When the Pac-12 Networks launched on Aug. 15, there were plenty of kinks still to be worked out. Pac-12 Enterprises President Gary Stevenson essentially admitted as much in an interview with the Daily Trojan, but was also clear about the possibilities for the schools in the conference.
“Imagine what being on 24/7 on seven networks and a digital network [can do],” Stevenson said at the time. “The opportunities for students, the opportunities to promote the traditions and culture, the opportunities for coaches to recruit — there are just so many non-financial benefits.”
Quotes about the non-financial benefits of a project that was created almost exclusively to turn a profit should obviously be taken with a grain of salt.
But there was a genuine sense of sincerity in Stevenson’s pitch — he and Pac-12 Commissioner Larry Scott were interested in creating an unparalleled fan experience while also trying something that had never been attempted before.
In other words, this was — and still is — a daunting project.
I say this because on Saturday, DirecTV subscribers were unable to view the USC- California football game, which the Trojans won 27-9. The contest was shown on the Pac-12 Networks, which have yet to come to an agreement with DirecTV.
In the days leading up to the game, columnists and bloggers across the West Coast weighed in on the matter, many of whom expressed outrage that the two sides couldn’t come to a deal in time.
And while I feel for those who couldn’t tune into USC’s victory, I still have trouble understanding the rationale behind getting so angry over any sporting event unless you’re a Packers fan this week.
Fingers are being pointed at the Pac-12 Networks, DirecTV and everyone in between. But I’m ready to chalk it up to normal business negotiations and move on, because the Pac-12 Networks still have plenty of potential to deliver an impressive product down the line. These things take time.
When the news of a stalled deal began gaining momentum last week, both the Pac-12 Networks and DirecTV came out firing against one another.
DirecTV responded to a letter by the conference by going on the offensive, arguing that the Pac-12 Networks were offered two separate compromises so customers could watch the game even without a deal in place. This is true — DirecTV did, in fact, offer a stand-alone channel option and a pay-per-view system.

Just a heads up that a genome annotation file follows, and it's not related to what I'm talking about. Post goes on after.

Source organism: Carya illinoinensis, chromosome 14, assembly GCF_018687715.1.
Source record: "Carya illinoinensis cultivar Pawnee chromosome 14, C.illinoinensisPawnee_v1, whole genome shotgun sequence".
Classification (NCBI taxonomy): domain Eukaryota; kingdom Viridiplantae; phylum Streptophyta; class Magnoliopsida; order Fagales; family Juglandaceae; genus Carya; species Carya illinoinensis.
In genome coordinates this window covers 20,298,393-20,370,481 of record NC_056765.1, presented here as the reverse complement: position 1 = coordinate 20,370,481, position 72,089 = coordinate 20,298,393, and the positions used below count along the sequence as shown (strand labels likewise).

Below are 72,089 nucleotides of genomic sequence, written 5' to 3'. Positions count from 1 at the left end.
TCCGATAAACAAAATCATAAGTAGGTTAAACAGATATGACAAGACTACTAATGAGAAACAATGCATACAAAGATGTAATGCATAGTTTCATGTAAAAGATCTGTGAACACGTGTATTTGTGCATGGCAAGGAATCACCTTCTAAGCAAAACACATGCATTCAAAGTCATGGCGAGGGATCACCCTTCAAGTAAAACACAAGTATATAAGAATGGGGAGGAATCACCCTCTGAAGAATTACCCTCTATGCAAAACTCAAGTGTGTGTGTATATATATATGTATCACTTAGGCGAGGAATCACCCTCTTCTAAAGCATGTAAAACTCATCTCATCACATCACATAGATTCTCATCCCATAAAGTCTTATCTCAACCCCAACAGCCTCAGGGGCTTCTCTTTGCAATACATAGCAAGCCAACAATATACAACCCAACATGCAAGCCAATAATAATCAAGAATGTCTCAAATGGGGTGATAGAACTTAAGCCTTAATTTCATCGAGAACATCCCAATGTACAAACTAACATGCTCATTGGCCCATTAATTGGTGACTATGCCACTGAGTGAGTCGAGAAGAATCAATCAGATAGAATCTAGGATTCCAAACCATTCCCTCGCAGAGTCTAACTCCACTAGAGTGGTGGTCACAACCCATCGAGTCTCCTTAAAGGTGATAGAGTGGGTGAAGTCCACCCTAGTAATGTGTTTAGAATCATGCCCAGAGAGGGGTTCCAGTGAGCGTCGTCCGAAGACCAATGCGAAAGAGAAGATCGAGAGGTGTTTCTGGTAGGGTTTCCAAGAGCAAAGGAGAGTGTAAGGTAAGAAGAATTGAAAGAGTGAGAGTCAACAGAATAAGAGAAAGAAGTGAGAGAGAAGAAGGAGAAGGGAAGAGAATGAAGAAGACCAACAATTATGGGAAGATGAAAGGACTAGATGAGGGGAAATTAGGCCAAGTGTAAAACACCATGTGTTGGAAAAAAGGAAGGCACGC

The problem is, DirecTV’s offer was deceitful. It was a calculated PR move to put the pressure on the Pac-12 Networks, which hasn’t budged in its negotiations with the television provider. DirecTV can complain that the Pac-12 is forcing subscribers to pay extra for the new channel, but it’s certainly not the first time that’s happened.
One reporter — Jon Wilner from the San Jose Mercury News — helped to illustrate this hypocrisy. As he points out, viewers often times don’t have a choice in what channels the get, and a new Lakers channel set to launch this year will cost all DirecTV subscribers nearly $4 extra every month. It’s not a new concept or a travesty.
In the interest of fairness, I don’t know the ins and outs of the negotiations. But I do know these things take time, and agreements often come when least expected. The Pac-12 Networks got a deal done with DISH. They will come to an agreement with DirecTV.
This isn’t the Big 10 Network — this is a multi-media experiment between TV and Internet. The Pac-12 Networks promise to broadcast hundreds of sporting events that were previously inaccessible to many fans.
So while I, like many others, haven’t had a positive experience with the new conglomerate of channels yet, I’m willing to give Larry Scott and co. a chance to work through the growing pains.
A college sports channel can most certainly succeed, and I’d bank on the Pac-12 Networks to do so.
“The Fifth Quarter” runs every other Wednesday. If you would like to comment on this story, visit DailyTrojan.com or email Alex at email@example.com.